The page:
I must mention that after the competition Onshape released Onshape Simulation. The Onshape Professional and Enterprise plans include this new functionality, so if you’re a professional or enterprise subscriber, you can get these sorts of design insights in real time with minimal setup: just add loads to your assembly, and everything else is taken care of automatically. Running a simulation is quite literally just hitting a checkbox to “show results”!

Onshape Simulation provides results as you design!

(Re)building the Underwater ROV at the Competition

We learned the hard way at the 2021 championship that regardless of whether you ship your robot assembled or disassembled, it will arrive disassembled. 

This year we disassembled it before packing it to keep it safe. However, that meant putting it back together when we got to California.

Something as complex as an ROV isn’t like IKEA furniture where you can wing it and do it alright – you need some sort of instruction. To guide us, we pulled up Onshape on a few different devices and got to work putting together the robot. Rather than reams of drawings or fiddling around with viewer software and gigabytes of files on individual devices, we had an easy-to-use, install-free 3D guide to put our ROV together.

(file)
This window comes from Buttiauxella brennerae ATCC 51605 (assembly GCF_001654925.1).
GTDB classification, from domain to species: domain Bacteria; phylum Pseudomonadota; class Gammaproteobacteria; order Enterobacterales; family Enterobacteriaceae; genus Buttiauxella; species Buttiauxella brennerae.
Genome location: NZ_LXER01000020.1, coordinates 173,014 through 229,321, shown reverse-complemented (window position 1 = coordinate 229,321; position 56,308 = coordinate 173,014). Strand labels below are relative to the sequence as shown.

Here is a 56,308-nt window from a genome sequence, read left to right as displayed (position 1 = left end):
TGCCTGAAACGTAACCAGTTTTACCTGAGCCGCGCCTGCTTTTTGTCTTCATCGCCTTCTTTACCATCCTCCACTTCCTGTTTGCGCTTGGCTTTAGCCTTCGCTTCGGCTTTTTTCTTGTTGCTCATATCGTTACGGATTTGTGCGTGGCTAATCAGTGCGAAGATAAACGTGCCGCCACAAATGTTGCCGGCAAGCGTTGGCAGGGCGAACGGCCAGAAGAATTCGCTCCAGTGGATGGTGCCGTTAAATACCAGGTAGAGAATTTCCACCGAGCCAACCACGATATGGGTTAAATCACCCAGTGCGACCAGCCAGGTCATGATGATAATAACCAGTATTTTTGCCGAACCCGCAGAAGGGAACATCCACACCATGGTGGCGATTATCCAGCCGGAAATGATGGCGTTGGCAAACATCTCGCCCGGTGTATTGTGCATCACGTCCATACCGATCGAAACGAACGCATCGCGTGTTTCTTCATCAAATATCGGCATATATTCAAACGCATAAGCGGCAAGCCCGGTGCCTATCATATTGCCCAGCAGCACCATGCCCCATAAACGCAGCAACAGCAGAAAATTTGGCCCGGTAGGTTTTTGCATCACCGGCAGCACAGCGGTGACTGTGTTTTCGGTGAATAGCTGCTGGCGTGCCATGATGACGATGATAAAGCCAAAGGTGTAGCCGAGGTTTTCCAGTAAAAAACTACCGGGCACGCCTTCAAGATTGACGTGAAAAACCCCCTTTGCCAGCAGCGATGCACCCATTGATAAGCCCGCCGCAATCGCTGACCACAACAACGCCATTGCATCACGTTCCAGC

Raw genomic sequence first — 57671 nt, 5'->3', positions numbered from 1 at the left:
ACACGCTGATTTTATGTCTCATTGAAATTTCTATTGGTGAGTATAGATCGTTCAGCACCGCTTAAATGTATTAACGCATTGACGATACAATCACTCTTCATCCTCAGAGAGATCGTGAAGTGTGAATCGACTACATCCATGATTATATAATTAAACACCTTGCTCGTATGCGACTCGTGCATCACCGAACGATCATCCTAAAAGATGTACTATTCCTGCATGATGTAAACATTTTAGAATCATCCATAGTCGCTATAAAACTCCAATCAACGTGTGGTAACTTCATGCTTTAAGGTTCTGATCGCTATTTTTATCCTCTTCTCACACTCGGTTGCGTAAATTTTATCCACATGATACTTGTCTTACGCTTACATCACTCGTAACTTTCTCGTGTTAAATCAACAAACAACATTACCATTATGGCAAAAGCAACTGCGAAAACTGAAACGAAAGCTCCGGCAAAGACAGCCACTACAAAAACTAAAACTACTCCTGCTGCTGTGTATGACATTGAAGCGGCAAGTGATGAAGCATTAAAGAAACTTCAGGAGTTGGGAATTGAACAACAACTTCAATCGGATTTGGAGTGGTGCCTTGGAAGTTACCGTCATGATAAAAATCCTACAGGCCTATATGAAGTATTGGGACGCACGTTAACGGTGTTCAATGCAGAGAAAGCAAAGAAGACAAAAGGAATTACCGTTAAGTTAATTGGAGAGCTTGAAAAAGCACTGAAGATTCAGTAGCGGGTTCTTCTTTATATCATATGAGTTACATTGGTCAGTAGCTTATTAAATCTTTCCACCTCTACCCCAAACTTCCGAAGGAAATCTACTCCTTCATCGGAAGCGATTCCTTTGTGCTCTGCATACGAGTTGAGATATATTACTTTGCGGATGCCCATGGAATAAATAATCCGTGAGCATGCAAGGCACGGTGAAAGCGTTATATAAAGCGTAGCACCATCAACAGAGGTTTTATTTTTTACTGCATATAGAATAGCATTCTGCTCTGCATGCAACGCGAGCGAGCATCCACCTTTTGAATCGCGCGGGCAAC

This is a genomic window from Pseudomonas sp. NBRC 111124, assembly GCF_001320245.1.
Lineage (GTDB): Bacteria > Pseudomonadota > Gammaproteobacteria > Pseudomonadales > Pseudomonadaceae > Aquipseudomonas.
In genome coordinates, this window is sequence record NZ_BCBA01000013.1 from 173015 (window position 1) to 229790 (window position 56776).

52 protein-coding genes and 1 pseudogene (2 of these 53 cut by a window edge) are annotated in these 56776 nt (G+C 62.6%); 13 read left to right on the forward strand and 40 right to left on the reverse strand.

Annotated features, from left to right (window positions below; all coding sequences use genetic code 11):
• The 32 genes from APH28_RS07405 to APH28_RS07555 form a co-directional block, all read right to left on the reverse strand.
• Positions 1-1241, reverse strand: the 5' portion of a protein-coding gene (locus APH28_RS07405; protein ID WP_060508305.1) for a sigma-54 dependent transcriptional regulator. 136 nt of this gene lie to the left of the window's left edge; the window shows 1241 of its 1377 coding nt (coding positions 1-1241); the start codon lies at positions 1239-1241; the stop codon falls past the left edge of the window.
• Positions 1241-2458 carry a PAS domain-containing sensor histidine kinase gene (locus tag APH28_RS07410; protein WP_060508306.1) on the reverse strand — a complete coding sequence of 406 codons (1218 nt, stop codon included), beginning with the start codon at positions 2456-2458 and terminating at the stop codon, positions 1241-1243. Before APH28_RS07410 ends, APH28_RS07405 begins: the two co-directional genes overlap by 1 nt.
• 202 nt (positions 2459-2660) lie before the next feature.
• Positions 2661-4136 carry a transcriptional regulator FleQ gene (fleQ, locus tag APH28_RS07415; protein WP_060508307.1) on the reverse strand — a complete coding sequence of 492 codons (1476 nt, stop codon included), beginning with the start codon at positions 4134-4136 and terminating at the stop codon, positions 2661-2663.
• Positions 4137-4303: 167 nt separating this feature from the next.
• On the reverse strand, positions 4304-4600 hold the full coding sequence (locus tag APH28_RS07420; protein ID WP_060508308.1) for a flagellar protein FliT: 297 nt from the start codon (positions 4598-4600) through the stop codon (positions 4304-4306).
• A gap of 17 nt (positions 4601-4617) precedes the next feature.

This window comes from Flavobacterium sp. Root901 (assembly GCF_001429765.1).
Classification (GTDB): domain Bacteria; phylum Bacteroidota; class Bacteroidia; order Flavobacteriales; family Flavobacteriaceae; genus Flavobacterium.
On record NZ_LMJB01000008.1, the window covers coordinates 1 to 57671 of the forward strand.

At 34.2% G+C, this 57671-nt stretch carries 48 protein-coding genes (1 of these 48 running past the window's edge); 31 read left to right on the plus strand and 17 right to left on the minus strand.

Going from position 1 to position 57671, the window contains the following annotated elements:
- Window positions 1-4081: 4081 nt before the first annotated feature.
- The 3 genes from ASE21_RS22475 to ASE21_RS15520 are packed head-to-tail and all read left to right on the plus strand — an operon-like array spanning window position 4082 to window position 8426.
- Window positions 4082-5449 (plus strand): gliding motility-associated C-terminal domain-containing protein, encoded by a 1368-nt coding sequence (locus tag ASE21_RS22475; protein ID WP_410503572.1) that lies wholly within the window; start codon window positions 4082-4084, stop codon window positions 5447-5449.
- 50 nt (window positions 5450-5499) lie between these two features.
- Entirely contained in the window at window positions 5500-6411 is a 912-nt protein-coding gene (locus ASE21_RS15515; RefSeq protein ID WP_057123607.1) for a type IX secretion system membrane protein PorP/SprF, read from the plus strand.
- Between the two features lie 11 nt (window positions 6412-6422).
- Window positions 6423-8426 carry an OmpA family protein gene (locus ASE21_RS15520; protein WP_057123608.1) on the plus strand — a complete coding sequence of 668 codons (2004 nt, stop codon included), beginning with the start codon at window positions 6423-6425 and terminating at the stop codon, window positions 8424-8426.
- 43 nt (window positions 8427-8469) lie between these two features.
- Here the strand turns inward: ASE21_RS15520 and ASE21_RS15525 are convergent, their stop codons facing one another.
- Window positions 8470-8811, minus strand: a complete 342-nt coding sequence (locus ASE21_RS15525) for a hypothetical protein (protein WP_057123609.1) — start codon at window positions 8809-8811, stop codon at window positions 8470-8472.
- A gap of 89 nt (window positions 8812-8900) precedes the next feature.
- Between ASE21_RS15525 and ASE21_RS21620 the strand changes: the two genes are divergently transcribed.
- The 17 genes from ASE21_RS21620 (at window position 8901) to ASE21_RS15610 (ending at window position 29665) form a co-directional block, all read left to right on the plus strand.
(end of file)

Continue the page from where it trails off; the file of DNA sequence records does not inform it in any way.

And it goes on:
This meant that even folks who weren’t usually involved in the physical maintenance of our robot – such as business and software specialists – were able to get fully involved, and we put our robot back together in record time.

Reassembling the robotPutting together the ROV at the championship.

Pro tip! Press Shift + I while hovering over an assembly to isolate it.

What’s Next for the Underwater ROV Team

Our 2022 season went great, but we want 2023 to be even better! We’re already thinking about some ways to better leverage Onshape for our upcoming robot.

For one, we’re hoping to create an automated simulation pipeline using Onshape’s API to let our software developers get to work earlier with a more representative simulation. This will also help our pilots try out the latest tweaks to the design virtually before anything is built.

We’ll also be expanding the depth of data we put into Onshape, including more details like names and color-coded labels on our thrusters, plus a complete wiring model using Neil Cooke’s Wiring Custom Feature.

Finally, we’ll be hard at work improving our design, collaborating across disciplines, and making an awesome robot for the 2023 championship!

Are you working on marine technology or robotics projects? Or are you just interested in how Onshape can help your company work more effectively? Try a free Professional trial today!